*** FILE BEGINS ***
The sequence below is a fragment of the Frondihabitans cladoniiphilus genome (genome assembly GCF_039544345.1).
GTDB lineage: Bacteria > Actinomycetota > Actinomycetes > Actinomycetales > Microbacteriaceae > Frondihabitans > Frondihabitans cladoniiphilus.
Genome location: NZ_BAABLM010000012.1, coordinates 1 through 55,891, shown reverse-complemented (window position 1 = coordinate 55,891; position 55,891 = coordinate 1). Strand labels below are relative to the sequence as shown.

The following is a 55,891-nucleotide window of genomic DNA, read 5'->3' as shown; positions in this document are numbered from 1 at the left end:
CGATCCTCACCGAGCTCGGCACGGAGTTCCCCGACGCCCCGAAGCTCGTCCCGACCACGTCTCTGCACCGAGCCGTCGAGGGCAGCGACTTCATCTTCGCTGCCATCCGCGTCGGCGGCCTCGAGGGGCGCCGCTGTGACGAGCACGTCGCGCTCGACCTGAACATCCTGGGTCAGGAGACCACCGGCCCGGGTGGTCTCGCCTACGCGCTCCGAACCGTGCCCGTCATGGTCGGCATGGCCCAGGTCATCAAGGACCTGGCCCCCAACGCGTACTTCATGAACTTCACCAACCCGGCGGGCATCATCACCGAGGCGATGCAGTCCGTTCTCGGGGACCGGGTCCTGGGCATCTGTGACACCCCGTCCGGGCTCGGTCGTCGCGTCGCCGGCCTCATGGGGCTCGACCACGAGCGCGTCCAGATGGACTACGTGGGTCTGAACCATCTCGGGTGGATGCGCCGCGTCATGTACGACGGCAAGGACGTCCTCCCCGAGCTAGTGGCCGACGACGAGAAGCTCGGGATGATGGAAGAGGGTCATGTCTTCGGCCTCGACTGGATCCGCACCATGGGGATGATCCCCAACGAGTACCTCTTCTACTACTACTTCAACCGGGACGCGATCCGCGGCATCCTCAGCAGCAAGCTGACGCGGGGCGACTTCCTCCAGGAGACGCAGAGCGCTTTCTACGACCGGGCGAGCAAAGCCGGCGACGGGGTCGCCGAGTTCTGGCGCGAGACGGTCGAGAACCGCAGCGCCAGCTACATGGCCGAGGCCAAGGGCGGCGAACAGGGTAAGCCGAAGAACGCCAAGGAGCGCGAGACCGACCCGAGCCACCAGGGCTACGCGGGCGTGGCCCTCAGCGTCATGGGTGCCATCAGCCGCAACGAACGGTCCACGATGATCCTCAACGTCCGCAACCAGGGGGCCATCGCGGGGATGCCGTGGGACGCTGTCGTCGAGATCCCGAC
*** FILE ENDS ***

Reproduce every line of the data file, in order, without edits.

The sequence below is a fragment of the Frondihabitans cladoniiphilus genome (genome assembly GCF_039544345.1).
GTDB lineage: Bacteria > Actinomycetota > Actinomycetes > Actinomycetales > Microbacteriaceae > Frondihabitans > Frondihabitans cladoniiphilus.
Genome location: NZ_BAABLM010000012.1, coordinates 1 through 55,891, shown reverse-complemented (window position 1 = coordinate 55,891; position 55,891 = coordinate 1). Strand labels below are relative to the sequence as shown.

The following is a 55,891-nucleotide window of genomic DNA, read 5'->3' as shown; positions in this document are numbered from 1 at the left end:
CGATCCTCACCGAGCTCGGCACGGAGTTCCCCGACGCCCCGAAGCTCGTCCCGACCACGTCTCTGCACCGAGCCGTCGAGGGCAGCGACTTCATCTTCGCTGCCATCCGCGTCGGCGGCCTCGAGGGGCGCCGCTGTGACGAGCACGTCGCGCTCGACCTGAACATCCTGGGTCAGGAGACCACCGGCCCGGGTGGTCTCGCCTACGCGCTCCGAACCGTGCCCGTCATGGTCGGCATGGCCCAGGTCATCAAGGACCTGGCCCCCAACGCGTACTTCATGAACTTCACCAACCCGGCGGGCATCATCACCGAGGCGATGCAGTCCGTTCTCGGGGACCGGGTCCTGGGCATCTGTGACACCCCGTCCGGGCTCGGTCGTCGCGTCGCCGGCCTCATGGGGCTCGACCACGAGCGCGTCCAGATGGACTACGTGGGTCTGAACCATCTCGGGTGGATGCGCCGCGTCATGTACGACGGCAAGGACGTCCTCCCCGAGCTAGTGGCCGACGACGAGAAGCTCGGGATGATGGAAGAGGGTCATGTCTTCGGCCTCGACTGGATCCGCACCATGGGGATGATCCCCAACGAGTACCTCTTCTACTACTACTTCAACCGGGACGCGATCCGCGGCATCCTCAGCAGCAAGCTGACGCGGGGCGACTTCCTCCAGGAGACGCAGAGCGCTTTCTACGACCGGGCGAGCAAAGCCGGCGACGGGGTCGCCGAGTTCTGGCGCGAGACGGTCGAGAACCGCAGCGCCAGCTACATGGCCGAGGCCAAGGGCGGCGAACAGGGTAAGCCGAAGAACGCCAAGGAGCGCGAGACCGACCCGAGCCACCAGGGCTACGCGGGCGTGGCCCTCAGCGTCATGGGTGCCATCAGCCGCAACGAACGGTCCACGATGATCCTCAACGTCCGCAACCAGGGGGCCATCGCGGGGATGCCGTGGGACGCTGTCGTCGAGATCCCGAC